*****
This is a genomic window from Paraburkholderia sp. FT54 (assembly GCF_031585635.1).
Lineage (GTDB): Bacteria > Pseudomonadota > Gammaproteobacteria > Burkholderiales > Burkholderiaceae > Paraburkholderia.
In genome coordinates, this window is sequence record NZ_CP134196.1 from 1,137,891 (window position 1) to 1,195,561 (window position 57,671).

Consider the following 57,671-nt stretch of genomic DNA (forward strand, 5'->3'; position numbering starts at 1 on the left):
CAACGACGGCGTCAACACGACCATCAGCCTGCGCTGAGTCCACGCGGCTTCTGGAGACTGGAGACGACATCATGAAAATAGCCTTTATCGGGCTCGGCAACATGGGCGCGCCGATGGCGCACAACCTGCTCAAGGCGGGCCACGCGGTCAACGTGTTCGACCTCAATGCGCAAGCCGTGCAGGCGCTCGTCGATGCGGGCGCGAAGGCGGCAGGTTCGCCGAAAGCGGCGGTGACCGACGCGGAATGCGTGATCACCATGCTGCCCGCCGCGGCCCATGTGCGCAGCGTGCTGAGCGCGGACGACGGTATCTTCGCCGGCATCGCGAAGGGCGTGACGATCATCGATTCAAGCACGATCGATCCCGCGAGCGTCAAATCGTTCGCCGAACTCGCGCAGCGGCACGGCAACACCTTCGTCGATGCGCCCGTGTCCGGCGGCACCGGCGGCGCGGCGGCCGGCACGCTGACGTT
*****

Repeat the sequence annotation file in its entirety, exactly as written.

This is a genomic window from Paraburkholderia sp. FT54 (assembly GCF_031585635.1).
Lineage (GTDB): Bacteria > Pseudomonadota > Gammaproteobacteria > Burkholderiales > Burkholderiaceae > Paraburkholderia.
In genome coordinates, this window is sequence record NZ_CP134196.1 from 1,137,891 (window position 1) to 1,195,561 (window position 57,671).

Consider the following 57,671-nt stretch of genomic DNA (forward strand, 5'->3'; position numbering starts at 1 on the left):
CAACGACGGCGTCAACACGACCATCAGCCTGCGCTGAGTCCACGCGGCTTCTGGAGACTGGAGACGACATCATGAAAATAGCCTTTATCGGGCTCGGCAACATGGGCGCGCCGATGGCGCACAACCTGCTCAAGGCGGGCCACGCGGTCAACGTGTTCGACCTCAATGCGCAAGCCGTGCAGGCGCTCGTCGATGCGGGCGCGAAGGCGGCAGGTTCGCCGAAAGCGGCGGTGACCGACGCGGAATGCGTGATCACCATGCTGCCCGCCGCGGCCCATGTGCGCAGCGTGCTGAGCGCGGACGACGGTATCTTCGCCGGCATCGCGAAGGGCGTGACGATCATCGATTCAAGCACGATCGATCCCGCGAGCGTCAAATCGTTCGCCGAACTCGCGCAGCGGCACGGCAACACCTTCGTCGATGCGCCCGTGTCCGGCGGCACCGGCGGCGCGGCGGCCGGCACGCTGACGTT